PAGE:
press Messenger C. F. Charles was or
dered to open the express car, but re
fused to do so. All sorts ot threats
were made to intimidate the brave
messenger, all to no purpose. Finally
the robbers fired several shots through
the car, and then threw dynamite under
and against the car. Finally a hole was
knocked in the car and through tbis-
aperature a sti.-k of dynamite with
lighted fuse was thrown into the car.
The messenger picked up the powerful
missile and fired it back at the robbers,
who finally gave, up in despair, and
turned their attention to the registered
packages in the mail car. The loss is
said to be light. It ia thought the rob
bers have been loca ted in Eugene.
Makes Light of it.
The Klamath Express does not con
sider the inhabitants of its town in any
great danger from smallpox and says:
"There has been somewhat of a small
pox, Manila itch scare prevalent here
for a week or more, and while the disease
ia not regarded very dangerous if reason
able care is trken, yet the town board
decided to close the school for .a week
and instructed the marshal to order all
persons who had the "itch" to go home
and quit duck shooting and skylarking
about until they recovered. As most of
the "patients" felt too good to enjoy un
molested peace and quiet, they succum
bed to the mandate unwillingly and a
few of them chartered the "Ancient Mar
iner", took aboard their carpet bags
and in the dead calm of the sunny after
noon last Sunday, set sad for lower
Klamath lake, to take it out of the mal
lards and spoonbills.
With the Professional Star Route
Contractor Out of the Way
Good Service flust Follow
,he bidder in bi. bjd
that in event of the service being
awarded to him be will give bis personal
supervision to the performance of the
same, and will reside on or contiguous to
the route", is one of the stipulations in
the new contracts. Heretofore, except
under late contracts, parties living on stsr
routes have been requires to pay mail
carriers a fee for leaving mail at their
houses. Under the new contract the
government aaeumee this expense, and
the follow ing clause will be inserted in
all contracts:
"In addition to carrying the mails
from the various poetofbees, the carrier
on each route will be also required to
deliver mall into all boxes and hang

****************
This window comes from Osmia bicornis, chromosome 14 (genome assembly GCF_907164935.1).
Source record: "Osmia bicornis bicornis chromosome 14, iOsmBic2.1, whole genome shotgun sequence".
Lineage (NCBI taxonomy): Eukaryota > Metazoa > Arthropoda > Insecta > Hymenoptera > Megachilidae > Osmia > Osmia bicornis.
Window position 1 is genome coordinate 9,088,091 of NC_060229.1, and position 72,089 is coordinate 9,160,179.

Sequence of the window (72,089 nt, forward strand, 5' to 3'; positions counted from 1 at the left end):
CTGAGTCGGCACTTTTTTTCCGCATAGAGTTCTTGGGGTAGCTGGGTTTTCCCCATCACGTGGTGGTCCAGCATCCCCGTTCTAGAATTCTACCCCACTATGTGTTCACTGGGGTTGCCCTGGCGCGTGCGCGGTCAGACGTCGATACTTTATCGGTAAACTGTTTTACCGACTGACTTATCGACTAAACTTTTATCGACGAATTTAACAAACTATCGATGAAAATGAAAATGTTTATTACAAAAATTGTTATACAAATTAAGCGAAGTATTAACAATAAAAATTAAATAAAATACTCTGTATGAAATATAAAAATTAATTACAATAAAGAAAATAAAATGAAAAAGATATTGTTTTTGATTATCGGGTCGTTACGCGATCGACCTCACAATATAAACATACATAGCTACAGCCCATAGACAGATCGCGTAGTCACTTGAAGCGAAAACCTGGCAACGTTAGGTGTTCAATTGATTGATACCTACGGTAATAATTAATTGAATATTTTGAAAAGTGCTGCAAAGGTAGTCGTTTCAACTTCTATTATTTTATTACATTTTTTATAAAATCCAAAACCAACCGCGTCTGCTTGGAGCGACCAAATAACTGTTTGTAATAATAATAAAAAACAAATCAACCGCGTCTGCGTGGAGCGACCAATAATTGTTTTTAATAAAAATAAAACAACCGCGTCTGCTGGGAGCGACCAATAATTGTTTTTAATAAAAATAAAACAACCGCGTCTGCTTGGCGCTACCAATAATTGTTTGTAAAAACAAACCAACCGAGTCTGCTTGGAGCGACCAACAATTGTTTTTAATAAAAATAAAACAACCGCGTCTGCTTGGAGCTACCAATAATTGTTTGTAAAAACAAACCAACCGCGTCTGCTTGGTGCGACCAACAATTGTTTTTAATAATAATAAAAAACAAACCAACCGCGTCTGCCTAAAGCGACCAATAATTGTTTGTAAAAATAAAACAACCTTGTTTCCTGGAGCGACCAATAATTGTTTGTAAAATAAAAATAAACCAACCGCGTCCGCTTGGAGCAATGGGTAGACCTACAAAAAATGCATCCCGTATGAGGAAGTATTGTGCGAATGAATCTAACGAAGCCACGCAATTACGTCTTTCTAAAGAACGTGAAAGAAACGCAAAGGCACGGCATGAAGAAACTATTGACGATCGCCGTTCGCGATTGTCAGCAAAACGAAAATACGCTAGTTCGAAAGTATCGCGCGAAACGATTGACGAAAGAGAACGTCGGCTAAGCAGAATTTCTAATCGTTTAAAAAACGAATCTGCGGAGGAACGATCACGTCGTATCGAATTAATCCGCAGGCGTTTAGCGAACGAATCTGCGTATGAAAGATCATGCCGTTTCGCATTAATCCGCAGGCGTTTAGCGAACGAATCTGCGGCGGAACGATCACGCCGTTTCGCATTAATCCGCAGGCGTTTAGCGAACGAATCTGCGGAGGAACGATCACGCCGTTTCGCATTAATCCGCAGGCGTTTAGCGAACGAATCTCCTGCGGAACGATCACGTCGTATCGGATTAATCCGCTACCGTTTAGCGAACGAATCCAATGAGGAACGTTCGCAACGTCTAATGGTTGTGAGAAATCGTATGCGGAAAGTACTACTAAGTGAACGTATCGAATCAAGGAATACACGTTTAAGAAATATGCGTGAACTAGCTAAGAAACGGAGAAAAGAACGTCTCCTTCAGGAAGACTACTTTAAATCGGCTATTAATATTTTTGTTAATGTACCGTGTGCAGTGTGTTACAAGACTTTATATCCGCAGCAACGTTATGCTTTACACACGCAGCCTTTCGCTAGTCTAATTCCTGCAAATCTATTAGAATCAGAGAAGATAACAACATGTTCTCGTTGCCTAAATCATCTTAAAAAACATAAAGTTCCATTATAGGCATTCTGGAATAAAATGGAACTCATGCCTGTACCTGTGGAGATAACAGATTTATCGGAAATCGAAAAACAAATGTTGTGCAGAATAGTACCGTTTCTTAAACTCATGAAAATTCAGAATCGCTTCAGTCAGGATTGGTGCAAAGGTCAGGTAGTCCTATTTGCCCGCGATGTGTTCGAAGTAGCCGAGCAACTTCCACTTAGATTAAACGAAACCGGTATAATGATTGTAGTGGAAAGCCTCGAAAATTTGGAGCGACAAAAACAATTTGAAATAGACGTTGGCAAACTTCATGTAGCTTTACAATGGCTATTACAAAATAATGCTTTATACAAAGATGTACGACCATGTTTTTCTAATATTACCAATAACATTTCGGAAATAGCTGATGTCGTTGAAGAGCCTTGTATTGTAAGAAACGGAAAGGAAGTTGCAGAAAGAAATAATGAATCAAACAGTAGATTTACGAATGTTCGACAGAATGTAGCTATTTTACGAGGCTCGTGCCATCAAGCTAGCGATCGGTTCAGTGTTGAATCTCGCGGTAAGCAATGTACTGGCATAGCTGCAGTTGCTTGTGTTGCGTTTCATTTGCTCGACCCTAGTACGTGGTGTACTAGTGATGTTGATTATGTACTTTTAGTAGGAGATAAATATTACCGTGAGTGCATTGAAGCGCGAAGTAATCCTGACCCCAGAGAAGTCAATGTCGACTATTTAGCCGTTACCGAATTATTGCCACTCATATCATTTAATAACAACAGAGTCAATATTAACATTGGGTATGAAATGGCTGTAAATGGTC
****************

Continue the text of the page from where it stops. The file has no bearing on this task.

small bags or katchels containing mail
j on crane8 or that mmy l)e eretted
along the route".
Any persons living on or near any star
routes and not within the corporate lim
iu of any tow n, or within 80 rods of any
postofiice, is entitled to this privilege.
It will be remembered that about three
years ago The Examiner made a fight
I against the letting of star route contracts -
'l Ia I T"n S..fuuci-in m I iWititr.ntka kKa ii ''
a siT7 pi vtonivuMi wm evi wmv 7s
in their oiflce in the East and without
going out of their way a single step re
ceived contract for carrying the mail
in the West, and at once proceeded to
sub-let the coolracts to irresponsible
and poor men at a price that they could
not even buy tiorse feed at. At that tirpe,
The Examiner forwarded to the author
ities at Washington a petition containing
nearly one thousand names which was
presented to Congress by Hon. Thomas
II . Tongue. This petition was an appeal
to Congress to do away with the profes
sional star route contractor. . Other pe
titions followed from variius p.rta of the
West and the result was that Congress
acted promptly and passed a righteous
law. The professional star router must
now seek a new avocation. He is out of
It might be well in this connection to
warn the local men who may conclude
to bid on the various routes in Lake
county, that, with the professional East
ern star route contractor out of the way
there is no reason for bidding on the
contracts at a ruinous rate. The bids
should be made at a figure tout wilt
justify the man receiving the contract to
give first class service and at the same
time make some money out of the busi
ness above all expenses. And another
matter that should be carefully consid
ered by local bidders is the fact that
there has been a material advance in the
price of good horses and all other things
that go toward Blocking up a road. The
man who bids on the route from Klam
ath Falls to Lakeview must bear thia in
mind, for this is a difficult piece of road
to cover, especially in the winter season.
In order to give first cUbs service it
must be a four-horse line all the way,
and as the railroad from the south crawls
nearer to Lakeview the through travel
will naturally divert to the southern
line to the injury of the western route.
All these and many more matters should
be carefully considered by intending
bidders. The Examiner mentions thia
fact merely to put bidders "next" and
at the same time assist in getting good
Town Election Next Tuesday.
There will be an election held next
Tuesday, November, 5th, for the pur
pose of electing a mayor, four council
men, a rocorder and treasurer. We
understand that there will be no other
candidates anuouueed for the various
offices but the present incumbents, ex
cept for the office of recorder. It ap
pears to be a case of the "office bunting
the man".